Industrial production and manufacturing production decreased by 0.8% and 0.6%, respectively, in October, from September, according to the Federal Reserve. Much of the decline can be attributed to the 7.1% decrease in output of motor vehicles and parts as a result of a strike at General Motors.
Declines for total industrial production, manufacturing and motor vehicles and parts reached the highest level since May 2018, April 2019 and January 2019, respectively. Excluding motor vehicles and parts, the index for total industrial production fell 0.5%, and the index for manufacturing declined by 0.1%. Mining production decreased by 0.7%, and utilities output declined 2.6%.
Total industrial production fell 1.1% in October, from the same month in 2018. Capacity use for the industrial sector fell 0.8 percentage points to 76.7% in October, and the rate is 3.1 percentage points below its long-run (1972-2018) average.
The decline in motor vehicle output led to decreases of 4.1% in consumer durables, 2.7% in transit equipment and 1.1% in durable goods materials. The decrease in the index for utilities contributed to declines of 1% or more for consumer energy products and for energy materials. Most other major market groups had declines of between 0.5% and 1%. The only increases among the market groups were for non-energy nondurable consumer goods and for industrial and other equipment.
Manufacturing output fell 1.5% in October, from the same month in 2018. The strike in the motor vehicle industry contributed to a 1.2% decline in durables. Excluding motor vehicles and parts, the output of durables fell 0.2%. The indexes for electrical equipment, appliances and components and for miscellaneous manufacturing decreased more than 1%, while wood products rose 0.7%. The production of nondurables was flat, with increases in the indexes for food, beverage and tobacco products and for printing and support. The increases were offset by declines in other indexes. The output of other manufacturing (publishing and logging) fell 1%.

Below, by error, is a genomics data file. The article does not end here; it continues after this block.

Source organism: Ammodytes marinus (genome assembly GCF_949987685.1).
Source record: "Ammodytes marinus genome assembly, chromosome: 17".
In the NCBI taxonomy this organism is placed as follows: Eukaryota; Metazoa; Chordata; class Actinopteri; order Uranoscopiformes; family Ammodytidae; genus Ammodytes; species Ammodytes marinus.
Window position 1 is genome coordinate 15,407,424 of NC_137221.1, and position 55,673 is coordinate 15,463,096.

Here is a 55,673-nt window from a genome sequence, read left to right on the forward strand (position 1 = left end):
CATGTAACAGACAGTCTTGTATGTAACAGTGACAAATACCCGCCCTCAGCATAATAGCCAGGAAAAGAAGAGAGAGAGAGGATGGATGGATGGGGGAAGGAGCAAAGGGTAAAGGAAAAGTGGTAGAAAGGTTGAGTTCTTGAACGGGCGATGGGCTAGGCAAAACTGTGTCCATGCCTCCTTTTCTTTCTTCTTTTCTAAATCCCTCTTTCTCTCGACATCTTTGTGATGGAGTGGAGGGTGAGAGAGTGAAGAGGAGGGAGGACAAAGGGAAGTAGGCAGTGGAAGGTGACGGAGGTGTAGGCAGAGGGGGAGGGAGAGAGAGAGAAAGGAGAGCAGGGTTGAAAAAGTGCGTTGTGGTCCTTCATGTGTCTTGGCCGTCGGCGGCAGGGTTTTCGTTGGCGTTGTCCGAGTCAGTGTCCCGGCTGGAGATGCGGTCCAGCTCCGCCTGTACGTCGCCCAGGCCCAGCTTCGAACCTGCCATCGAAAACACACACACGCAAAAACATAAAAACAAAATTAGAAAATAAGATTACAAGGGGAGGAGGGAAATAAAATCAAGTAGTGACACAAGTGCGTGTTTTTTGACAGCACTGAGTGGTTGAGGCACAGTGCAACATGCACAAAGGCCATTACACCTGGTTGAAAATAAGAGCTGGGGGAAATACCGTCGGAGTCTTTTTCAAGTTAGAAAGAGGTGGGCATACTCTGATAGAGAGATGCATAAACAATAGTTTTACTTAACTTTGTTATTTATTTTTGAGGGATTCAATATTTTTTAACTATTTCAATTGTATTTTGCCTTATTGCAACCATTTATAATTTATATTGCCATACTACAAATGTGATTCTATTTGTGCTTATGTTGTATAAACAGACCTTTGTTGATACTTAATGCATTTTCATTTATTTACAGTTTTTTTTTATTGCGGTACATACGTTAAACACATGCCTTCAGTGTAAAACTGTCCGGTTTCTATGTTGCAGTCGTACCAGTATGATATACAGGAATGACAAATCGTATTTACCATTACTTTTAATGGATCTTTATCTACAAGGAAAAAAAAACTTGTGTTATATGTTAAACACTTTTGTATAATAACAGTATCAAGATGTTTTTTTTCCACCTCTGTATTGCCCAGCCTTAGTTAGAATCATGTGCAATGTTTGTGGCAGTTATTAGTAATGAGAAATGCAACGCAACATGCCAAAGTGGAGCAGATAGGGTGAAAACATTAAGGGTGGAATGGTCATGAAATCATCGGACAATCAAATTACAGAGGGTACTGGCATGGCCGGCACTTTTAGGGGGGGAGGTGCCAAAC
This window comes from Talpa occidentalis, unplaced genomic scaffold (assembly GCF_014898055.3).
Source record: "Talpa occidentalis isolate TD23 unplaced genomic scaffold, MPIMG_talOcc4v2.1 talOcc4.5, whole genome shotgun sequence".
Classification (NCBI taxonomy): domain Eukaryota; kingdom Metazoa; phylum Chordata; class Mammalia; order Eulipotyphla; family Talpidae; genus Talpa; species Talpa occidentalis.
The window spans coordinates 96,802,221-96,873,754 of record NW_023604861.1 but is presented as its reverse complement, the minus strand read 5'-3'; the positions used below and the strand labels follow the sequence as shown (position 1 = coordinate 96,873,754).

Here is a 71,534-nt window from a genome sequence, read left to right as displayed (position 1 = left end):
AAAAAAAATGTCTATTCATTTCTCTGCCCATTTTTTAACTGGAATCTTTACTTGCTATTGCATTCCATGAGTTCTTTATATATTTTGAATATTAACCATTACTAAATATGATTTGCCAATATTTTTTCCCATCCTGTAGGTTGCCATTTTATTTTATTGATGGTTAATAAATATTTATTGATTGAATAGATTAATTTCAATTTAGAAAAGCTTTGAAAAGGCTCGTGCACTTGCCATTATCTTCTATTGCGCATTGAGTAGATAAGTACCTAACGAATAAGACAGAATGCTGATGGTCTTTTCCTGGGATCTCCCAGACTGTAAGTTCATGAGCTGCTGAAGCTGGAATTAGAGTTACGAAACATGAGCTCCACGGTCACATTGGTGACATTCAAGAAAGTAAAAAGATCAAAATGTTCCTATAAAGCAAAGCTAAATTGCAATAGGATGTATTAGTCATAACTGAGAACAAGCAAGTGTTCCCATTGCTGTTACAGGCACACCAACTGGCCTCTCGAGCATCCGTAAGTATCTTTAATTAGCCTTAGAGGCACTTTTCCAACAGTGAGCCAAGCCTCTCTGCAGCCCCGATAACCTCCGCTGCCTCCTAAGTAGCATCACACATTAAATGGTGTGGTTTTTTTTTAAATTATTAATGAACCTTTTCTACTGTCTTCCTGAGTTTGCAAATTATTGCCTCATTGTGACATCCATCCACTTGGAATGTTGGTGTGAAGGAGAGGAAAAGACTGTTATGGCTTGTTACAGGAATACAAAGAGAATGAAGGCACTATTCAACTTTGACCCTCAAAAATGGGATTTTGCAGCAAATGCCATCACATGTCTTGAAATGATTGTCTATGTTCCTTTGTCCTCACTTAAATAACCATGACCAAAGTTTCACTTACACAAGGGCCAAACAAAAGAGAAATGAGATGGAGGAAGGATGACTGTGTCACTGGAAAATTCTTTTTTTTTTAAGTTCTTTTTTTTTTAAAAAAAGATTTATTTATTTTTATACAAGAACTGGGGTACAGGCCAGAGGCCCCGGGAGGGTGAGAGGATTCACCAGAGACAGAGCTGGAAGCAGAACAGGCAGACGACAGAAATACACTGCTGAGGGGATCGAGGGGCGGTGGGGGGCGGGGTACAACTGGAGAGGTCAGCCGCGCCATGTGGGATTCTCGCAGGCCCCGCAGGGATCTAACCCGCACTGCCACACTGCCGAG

The index for mining rose 2.7% in October, from the same month in 2018. A decrease in the output of electricity more than offset a rise in the index for natural gas utilities.
Capacity use for manufacturing declined 0.5 percentage points in October to 74.7%, a rate that is 3.6 percentage points below its long-run average. The operating rate for durables fell 1 percentage point, and the rate for nondurables decreased by 0.1 percentage points. The use rate for mining fell to 88.8% and was 1.7 percentage points higher than its long-run average. The rate for utilities declined 2.1 percentage points and was below its long-run average.
DECLINE IN VALUE
The combined value of distributive trade sales and manufacturers’ shipments, adjusted for seasonal and trading day differences but not for price changes, fell 0.2% to $1.46 trillion in September, from August, according to the U.S. Census Bureau. The value was up 0.5% in September, from the same month in 2018.
Manufacturers’ and trade inventories, adjusted for seasonal variations but not for price changes, were flat at $2.04 trillion in September, from August. The inventories rose 3.7% in September, from the same month in 2018.
The total business inventories/sales ratio based on seasonally adjusted data at the end of September was 1.40, up from 1.36 in the same month in 2018.